Madden NFL 17 Review

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Popularity-wise, American Football has had its ups and downs in the UK, but is currently riding high, thanks in part to an increasing number of NFL games that take place on these shores. If you’re already a fan of the sport, you’ll surely be well aware of EA Sports’ Madden NFL, which is every bit as all-conquering a franchise in the US as FIFA is this side of the Atlantic. But if your gridiron interest is more recent, you’ll be glad to hear that this year’s version of the game works much harder than its recent predecessors to hold your hand and lead you through the more byzantine aspects of American Football.

It works harder to hold your hand through the byzantine aspects of American Football.

Like FIFA, Madden is updated every year, but this year’s version has plenty of new stuff even for the hardcore devotees. Its artificial intelligence has been uprated so that when you play against the computer, it acts in a noticeably more real-life manner, especially when you’re marshalling a defensive line. Basic mechanics have also been tinkered with, most notably when it comes to running with the ball: you can now launch special moves when controlling or defending against the ball-carrier, prolonging runs or ending them as early as possible, according to the situation, and you generally feel you have finer control over running backs and individual defenders. The whole special teams side of the game has been revamped – making outrageous plays a much more available option – and there’s a new goal-kicking system which cribs satisfyingly from PGA Tour Golf.

Sure, it’s complicated – as it should be since the sport itself is very arcane. But you don’t have to micro-manage everything if you don’t want to, and this time around, your defence reacts much better to opposition attempts to pull off unexpected plays, again thanks to a revamping of the AI.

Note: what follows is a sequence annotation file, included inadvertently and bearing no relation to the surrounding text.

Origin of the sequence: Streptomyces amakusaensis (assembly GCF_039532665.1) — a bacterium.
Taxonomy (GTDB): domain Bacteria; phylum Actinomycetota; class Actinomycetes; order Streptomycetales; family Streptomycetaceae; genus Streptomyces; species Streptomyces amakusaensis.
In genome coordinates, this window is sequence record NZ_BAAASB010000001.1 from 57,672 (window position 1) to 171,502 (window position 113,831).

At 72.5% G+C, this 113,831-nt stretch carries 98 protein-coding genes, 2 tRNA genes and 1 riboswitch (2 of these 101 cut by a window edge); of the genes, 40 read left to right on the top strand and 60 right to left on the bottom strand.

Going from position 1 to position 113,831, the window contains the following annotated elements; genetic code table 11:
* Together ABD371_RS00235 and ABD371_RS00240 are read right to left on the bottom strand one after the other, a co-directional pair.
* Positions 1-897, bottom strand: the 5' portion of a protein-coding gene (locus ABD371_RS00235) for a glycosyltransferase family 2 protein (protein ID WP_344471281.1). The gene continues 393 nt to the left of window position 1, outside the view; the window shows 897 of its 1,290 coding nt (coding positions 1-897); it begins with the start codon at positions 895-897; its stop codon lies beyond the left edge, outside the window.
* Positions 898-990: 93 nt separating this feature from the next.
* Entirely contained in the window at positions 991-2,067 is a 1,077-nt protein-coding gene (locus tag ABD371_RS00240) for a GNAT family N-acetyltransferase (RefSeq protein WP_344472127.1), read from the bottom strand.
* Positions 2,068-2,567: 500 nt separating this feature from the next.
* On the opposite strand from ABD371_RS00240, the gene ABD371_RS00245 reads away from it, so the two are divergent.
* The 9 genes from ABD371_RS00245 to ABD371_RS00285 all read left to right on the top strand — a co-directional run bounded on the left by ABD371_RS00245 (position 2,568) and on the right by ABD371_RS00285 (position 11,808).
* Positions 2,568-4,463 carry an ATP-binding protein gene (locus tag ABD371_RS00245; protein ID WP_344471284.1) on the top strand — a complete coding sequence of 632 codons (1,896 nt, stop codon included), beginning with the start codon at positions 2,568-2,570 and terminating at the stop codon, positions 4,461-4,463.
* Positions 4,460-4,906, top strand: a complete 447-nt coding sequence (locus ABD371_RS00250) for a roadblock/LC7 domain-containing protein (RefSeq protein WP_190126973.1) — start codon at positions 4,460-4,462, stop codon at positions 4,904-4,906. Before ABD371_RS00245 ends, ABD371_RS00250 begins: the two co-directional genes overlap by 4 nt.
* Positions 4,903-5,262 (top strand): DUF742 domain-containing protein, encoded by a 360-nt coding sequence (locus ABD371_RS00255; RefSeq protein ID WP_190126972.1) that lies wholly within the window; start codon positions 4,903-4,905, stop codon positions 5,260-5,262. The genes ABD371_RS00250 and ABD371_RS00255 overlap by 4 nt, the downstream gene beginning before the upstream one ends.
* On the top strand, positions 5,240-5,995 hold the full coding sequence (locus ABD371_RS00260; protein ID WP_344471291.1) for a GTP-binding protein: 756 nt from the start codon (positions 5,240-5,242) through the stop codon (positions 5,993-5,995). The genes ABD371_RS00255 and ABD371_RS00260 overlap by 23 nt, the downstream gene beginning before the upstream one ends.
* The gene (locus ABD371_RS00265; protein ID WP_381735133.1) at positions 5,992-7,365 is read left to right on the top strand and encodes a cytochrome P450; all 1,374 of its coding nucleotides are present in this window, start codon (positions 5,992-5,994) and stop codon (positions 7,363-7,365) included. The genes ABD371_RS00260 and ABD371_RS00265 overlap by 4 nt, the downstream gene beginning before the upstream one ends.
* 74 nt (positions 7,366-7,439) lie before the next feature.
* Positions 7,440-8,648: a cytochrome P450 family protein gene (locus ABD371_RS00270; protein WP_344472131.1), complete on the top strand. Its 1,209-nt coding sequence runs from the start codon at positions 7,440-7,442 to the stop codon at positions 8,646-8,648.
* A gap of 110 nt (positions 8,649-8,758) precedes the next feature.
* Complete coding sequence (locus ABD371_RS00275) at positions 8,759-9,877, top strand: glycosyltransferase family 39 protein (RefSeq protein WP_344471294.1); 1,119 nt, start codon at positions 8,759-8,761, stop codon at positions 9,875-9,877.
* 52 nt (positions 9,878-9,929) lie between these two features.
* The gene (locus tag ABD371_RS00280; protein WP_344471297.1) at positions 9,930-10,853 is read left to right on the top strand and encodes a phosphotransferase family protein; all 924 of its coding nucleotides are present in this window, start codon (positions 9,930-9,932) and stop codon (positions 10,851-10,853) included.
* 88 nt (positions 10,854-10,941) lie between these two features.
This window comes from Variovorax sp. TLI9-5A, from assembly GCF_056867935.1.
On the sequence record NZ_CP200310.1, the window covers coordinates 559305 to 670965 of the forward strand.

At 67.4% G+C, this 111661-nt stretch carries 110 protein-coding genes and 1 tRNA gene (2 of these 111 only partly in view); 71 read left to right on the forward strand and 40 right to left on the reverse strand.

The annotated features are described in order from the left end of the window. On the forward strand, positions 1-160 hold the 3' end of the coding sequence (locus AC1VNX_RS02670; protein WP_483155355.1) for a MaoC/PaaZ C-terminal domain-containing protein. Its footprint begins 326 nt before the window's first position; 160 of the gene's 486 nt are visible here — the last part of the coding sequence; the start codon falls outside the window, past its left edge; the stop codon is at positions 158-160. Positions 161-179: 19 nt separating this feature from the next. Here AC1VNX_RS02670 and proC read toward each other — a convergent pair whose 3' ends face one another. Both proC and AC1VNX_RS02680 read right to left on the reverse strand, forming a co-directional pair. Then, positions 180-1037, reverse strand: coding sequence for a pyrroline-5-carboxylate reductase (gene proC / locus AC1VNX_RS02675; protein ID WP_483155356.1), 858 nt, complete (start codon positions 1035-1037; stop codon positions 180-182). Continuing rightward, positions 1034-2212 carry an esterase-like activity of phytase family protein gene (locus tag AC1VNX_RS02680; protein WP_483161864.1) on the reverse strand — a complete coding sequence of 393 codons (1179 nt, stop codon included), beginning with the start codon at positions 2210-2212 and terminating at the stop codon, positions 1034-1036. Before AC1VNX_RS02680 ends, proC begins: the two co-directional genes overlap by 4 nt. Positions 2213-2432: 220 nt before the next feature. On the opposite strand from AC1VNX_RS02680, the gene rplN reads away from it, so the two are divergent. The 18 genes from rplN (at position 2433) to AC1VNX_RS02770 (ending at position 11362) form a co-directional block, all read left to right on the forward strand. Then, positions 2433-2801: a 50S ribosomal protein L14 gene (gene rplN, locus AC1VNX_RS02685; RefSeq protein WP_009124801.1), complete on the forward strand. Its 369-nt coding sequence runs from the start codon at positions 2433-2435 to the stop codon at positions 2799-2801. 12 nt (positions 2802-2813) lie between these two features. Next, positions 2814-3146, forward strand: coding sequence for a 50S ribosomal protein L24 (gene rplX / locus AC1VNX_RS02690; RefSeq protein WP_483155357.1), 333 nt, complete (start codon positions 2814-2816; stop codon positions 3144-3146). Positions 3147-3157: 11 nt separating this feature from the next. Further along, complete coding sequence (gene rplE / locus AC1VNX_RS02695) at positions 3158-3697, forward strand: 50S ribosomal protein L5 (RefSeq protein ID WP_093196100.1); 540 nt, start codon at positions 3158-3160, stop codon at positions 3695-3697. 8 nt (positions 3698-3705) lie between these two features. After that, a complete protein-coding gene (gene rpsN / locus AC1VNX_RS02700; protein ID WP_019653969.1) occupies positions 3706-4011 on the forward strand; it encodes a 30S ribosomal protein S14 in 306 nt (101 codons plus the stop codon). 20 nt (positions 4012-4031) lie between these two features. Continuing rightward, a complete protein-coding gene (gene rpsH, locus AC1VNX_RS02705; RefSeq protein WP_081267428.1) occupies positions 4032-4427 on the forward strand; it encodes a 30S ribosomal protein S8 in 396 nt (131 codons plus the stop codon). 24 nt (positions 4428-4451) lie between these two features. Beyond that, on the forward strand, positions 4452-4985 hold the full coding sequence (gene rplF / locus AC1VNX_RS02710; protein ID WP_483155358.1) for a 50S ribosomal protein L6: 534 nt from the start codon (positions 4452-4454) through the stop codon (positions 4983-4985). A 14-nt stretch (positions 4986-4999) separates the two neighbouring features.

The heart of Madden NFL 17 is Franchise Mode: there, you can choose to play as a coach, player or owner, over what amounts to a 10-season career. Playing as a coach brings the full experience, in which you control your team during every on-field moment. Rookies might want to investigate controlling a player, which simulates the bits of the games when you’re not on the pitch but – thanks in part to a great weekly training sessions system – quickly sucks you into all the subtleties of playing in that position and educates you about how opponents will counter your efforts. Or, as an owner, you can take the Football Manager sim-style approach, concentrating on wheeling, dealing and kicking your coach’s butt if he falls short.

In other words, Franchise Mode is about as flexible as you could imagine, and in Madden NFL 17, it has become even more so thanks to an option called Play The Moments. It’s particularly handy for the time-poor – single games can take as long as 45 minutes to complete if you crank up the settings – as it simulates games in the background, then invites you to take the controls only at key moments. Thus you can move swiftly through seasons, and you can always trigger Play The Moments for a particular session, then revert to your normal mode of play. And it really does drop you into the game’s key moments, in a near-uncanny manner, cranking up the pressure and often leaving you feeling like a hero.

It looks fantastic, and is presented in a near-identical manner to real-life TV coverage of the NFL.

Beyond Franchise Mode, you can get stuck into Madden Ultimate Team (which operates pretty much identically to FIFA Ultimate Team), as well as Draft Champions: a much quicker means of getting to be competitive online as it lets you go through the NFL’s draft process to assemble a team.

In general terms, it's beyond slick. It looks fantastic, and is presented in a near-identical manner to real-life TV coverage of the NFL, with a cornucopia of replays and all the razzmatazz and bombast that American TV does so well. You can, of course, cycle past those cut-scenes, but it’s always nice to look back at your most satisfying plays.


Overall, Madden NFL 17 is beyond reproach: it builds impressively on the last two Madden NFL games, which initiated a major revamp after the franchise had begun to feel a bit tired, and might just deserve to be acclaimed as the most realistic sports game there has ever been (somehow, it feels even truer to life than FIFA). Whether you’re mad for American Football or your interest in the sport has only just been piqued, you should find it really satisfying – you will learn way more about the sport by playing franchise mode as a player than you would by watching hundreds of real-life games.